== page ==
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Parents Drive Son 200km To Avoid Nearby Overcrowded Hospital.

University Hospital Limerick (UHL).

We learn yesterday, from the Irish Examiner newspaper (Reporter Ms Niamh Griffin, Health Correspondent) that a mother, latter residing in the mid-west region drove her sick child, over three hours, to visit an Emergency Department (ED) in order to avoid an overcrowded University Hospital Limerick (UHL), despite latter medical facility being just a 20-minute drive from her place of residence.

The family made the decision to bring her son to Children’s Health Ireland (CHI) in Crumlin, Dublin on St. Stephen’s Day, in order to avoid the mid-western hospital; latter serving North Tipperary and which remains consistently the most overcrowded hospital within the Irish Republic.

The parents informed the Irish Examiner that they had decided to go straight to Crumlin Hospital. They had discussed going to the Regional Hospital in Limerick and waiting for another 12 hours, with their son in pain, before deciding it would be quicker to drive to Dublin. Here, their son was treated within a two hours period of their arrival in Crumlin Hospital.

The Irish Examiner newspaper point out that following the decisions to close Emergency Departments in three of the Midwest Region’s smaller hospitals, UHL is now the only major 24-hour Emergency Department for a population of approximately 400,000 people.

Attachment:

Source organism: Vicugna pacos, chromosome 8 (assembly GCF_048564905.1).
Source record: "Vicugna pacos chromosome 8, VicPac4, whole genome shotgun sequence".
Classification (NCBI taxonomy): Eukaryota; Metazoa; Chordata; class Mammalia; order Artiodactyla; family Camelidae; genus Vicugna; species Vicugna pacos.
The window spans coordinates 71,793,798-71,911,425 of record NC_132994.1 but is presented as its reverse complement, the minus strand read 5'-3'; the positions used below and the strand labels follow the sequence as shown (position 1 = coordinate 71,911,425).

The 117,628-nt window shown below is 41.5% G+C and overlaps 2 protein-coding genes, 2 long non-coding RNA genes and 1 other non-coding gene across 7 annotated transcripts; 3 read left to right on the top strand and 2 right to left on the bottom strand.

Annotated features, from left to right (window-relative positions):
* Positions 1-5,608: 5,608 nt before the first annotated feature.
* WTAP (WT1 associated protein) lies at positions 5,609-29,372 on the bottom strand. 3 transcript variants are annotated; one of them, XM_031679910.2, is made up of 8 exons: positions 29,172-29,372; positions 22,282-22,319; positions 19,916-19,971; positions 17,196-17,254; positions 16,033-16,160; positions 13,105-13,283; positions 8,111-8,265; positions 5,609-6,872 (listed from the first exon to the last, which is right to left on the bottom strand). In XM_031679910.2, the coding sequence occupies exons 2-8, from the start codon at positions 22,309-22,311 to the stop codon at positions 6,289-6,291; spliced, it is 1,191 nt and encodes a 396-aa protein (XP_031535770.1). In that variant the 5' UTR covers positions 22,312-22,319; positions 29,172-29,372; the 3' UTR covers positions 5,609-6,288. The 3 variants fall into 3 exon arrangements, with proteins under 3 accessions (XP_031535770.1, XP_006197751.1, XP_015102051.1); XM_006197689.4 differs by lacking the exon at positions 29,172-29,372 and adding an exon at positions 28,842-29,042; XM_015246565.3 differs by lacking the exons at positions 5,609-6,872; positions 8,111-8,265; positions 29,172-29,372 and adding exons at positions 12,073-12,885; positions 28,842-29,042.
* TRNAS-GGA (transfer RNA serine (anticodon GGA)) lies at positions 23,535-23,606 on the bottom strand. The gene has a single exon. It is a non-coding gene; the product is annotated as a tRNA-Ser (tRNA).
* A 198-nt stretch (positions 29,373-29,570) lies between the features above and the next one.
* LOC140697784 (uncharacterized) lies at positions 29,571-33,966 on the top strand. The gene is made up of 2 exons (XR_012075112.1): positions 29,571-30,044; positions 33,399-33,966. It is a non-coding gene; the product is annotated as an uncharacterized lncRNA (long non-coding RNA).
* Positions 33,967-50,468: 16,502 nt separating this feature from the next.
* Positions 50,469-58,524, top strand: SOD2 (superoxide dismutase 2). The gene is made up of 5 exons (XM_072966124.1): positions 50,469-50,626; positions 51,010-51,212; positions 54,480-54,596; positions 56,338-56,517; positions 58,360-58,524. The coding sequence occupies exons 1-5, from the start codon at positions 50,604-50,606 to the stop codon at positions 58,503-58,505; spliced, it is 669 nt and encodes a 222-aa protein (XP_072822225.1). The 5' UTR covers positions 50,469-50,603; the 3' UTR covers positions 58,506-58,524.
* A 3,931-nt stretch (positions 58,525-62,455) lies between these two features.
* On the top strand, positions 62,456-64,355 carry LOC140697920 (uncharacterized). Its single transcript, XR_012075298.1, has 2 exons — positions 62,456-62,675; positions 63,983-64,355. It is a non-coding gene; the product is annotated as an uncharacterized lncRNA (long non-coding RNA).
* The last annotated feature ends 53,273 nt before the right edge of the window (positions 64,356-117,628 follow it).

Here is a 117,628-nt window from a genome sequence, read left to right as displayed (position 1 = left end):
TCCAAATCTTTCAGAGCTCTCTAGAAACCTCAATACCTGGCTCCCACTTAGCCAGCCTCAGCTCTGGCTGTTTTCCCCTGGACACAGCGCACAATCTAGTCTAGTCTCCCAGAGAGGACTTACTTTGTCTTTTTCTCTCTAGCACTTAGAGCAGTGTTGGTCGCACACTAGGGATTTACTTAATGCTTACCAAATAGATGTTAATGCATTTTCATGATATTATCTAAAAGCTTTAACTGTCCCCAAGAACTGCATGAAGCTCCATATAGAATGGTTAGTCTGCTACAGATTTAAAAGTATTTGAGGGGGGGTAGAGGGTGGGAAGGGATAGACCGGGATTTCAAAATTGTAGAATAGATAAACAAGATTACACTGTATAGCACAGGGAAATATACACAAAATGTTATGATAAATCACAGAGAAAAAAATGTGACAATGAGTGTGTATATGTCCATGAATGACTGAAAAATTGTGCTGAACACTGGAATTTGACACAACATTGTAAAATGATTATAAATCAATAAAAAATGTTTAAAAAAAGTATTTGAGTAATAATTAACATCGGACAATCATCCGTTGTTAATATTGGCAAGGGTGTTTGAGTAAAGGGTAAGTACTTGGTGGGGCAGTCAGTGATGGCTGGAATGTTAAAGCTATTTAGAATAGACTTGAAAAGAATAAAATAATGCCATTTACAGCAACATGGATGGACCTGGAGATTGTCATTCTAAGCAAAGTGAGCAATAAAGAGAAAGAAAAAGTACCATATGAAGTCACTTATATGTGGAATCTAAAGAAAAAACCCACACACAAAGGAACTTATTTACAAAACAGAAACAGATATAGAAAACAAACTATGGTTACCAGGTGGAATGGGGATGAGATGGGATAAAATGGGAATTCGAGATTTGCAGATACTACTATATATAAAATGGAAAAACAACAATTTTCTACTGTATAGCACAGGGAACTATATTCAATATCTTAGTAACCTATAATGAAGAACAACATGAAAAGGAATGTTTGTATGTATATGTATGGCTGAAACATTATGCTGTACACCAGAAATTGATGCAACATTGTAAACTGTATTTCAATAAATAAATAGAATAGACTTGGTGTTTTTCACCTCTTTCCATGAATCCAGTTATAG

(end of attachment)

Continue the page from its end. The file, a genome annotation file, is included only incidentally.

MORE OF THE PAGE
Figures made available by the University Hospitals Group show that some 76,500 people were treated in the UHL Emergency Department last year, an increase from just over 71,000 in 2019.

In comparison, the south/south-west region has two Emergency Department in Cork and one each in Tralee, Waterford and Clonmel.

Ms Mary Fogarty from the Irish Nurses and Midwives Organisation (INMO) has stated that consistently University Hospital Limerick remains the most overcrowded hospital in Ireland. The current situation in UHL’s Emergency Department she has described as unsafe, unsustainable, yet completely avoidable.

The Irish Nurses & Midwives Organisation (INMO) is once again calling on the Health Information and Quality Authority (HIQA) to urgently investigate the overcrowding issues within the hospital and make their recommendations.

Question: What are elected Tipperary politicians, Mr J. Cahill, Mr M. Lowry and Mr A. Kelly; all representing North County Tipperary doing about it?
Answer: “Not a lot”.

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